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Legacies: Music, Sculpture Or Orange Dust?

Black Friday concert

Owuor Arunga “The Sultan of Swag,” a world famous trumpet player, organized an astonishing Black Friday concert at the Langston Hughes Cultural Center. As he explained to us, almost all the now successful performers who shared their talents with us that night got their start as youth who first performed on the very stage where the concert took place. It was a moving evening, as we watched old friends greet each other, mentors give short presentations, and singers, rappers and musicians give extraordinary performances.

Owuor Arunga spoke of his own mentors in the Central District and at Garfield High School, and he, in turn, is mentoring many others. Some of the incredible performers with a wide range of ages, included singers Marissa Garret, Dadabass, Adra Boo, Otieno Terry, Black Stax (four musicians, with a political and avant-garde edge) , rapper Yirim Sec, and the distinguished Josephine Howell. Owuor believes that music can “heal the world.” Several of the musicians are part of the One Vibe Africa’s Music and Art Program, based in Kisumu, Kenya.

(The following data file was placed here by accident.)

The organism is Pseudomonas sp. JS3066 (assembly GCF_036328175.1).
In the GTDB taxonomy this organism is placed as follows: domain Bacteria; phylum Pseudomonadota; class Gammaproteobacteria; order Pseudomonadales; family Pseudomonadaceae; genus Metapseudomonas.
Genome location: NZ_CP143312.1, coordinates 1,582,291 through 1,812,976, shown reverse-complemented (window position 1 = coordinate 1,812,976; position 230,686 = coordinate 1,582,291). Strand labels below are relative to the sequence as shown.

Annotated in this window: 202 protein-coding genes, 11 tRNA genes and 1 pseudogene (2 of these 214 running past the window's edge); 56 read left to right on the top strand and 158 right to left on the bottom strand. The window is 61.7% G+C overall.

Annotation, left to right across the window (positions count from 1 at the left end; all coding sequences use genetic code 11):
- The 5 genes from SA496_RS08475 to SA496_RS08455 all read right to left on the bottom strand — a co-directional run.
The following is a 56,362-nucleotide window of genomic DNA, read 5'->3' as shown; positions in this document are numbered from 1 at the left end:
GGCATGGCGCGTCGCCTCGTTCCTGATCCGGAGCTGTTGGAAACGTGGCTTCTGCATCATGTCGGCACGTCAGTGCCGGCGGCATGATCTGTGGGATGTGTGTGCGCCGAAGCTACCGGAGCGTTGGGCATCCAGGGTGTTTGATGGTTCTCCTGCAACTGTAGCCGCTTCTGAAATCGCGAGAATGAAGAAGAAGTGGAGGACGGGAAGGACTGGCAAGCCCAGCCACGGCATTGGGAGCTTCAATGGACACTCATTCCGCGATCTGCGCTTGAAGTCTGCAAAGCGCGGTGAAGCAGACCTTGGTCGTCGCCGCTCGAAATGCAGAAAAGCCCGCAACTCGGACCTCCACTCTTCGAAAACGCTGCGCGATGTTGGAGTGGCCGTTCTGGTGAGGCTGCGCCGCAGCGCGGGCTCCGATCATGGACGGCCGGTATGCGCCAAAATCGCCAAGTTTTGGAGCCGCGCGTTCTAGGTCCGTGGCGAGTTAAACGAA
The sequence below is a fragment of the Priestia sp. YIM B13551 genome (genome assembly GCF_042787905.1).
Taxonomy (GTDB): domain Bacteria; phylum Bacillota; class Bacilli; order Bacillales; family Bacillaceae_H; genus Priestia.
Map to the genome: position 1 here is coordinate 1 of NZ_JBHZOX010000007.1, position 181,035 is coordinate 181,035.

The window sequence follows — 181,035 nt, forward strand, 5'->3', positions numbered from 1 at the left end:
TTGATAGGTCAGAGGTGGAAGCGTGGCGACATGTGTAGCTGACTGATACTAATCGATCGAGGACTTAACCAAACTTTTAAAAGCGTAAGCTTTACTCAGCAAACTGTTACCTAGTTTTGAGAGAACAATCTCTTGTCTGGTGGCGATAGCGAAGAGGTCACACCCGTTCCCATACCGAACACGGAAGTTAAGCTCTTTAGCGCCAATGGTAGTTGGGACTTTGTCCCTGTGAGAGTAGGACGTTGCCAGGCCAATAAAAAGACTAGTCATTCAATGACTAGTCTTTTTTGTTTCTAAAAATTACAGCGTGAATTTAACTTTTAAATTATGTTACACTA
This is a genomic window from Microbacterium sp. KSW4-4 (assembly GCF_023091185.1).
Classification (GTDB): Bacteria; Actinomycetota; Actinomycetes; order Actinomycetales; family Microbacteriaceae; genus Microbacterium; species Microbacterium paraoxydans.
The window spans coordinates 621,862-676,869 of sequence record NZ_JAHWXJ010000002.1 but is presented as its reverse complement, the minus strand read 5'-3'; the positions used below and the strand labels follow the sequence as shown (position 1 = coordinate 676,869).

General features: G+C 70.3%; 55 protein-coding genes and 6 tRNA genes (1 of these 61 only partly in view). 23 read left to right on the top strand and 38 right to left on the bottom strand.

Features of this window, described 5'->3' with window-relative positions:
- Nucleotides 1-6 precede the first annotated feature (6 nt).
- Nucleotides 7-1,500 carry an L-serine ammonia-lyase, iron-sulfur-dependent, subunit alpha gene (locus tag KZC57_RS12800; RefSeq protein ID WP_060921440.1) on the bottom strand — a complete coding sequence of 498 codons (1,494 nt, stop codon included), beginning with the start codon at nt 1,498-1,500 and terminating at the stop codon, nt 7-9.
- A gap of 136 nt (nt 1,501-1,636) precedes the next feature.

Each performance was punctuated by astonishing solo trumpet playing by Owuor along with his friends on trumpet, guitar, drums and keyboard. The importance of the Central District as an epicenter of Black culture in Seattle for decades disappears more rapidly every day as gentrification ravages the neighborhood. Wyking Garrett spoke of current efforts to save African American culture and businesses. One critical location is the block at 23rd and Union. The UmojaFest Peace Center is located on the Southeast corner at 24th and Spring Street. At the Black Dot Cultural Innovation Space on the other side of the block, participants are working on solutions to keep affordable rentals and businesses in the Central District.

Fountain of Triumph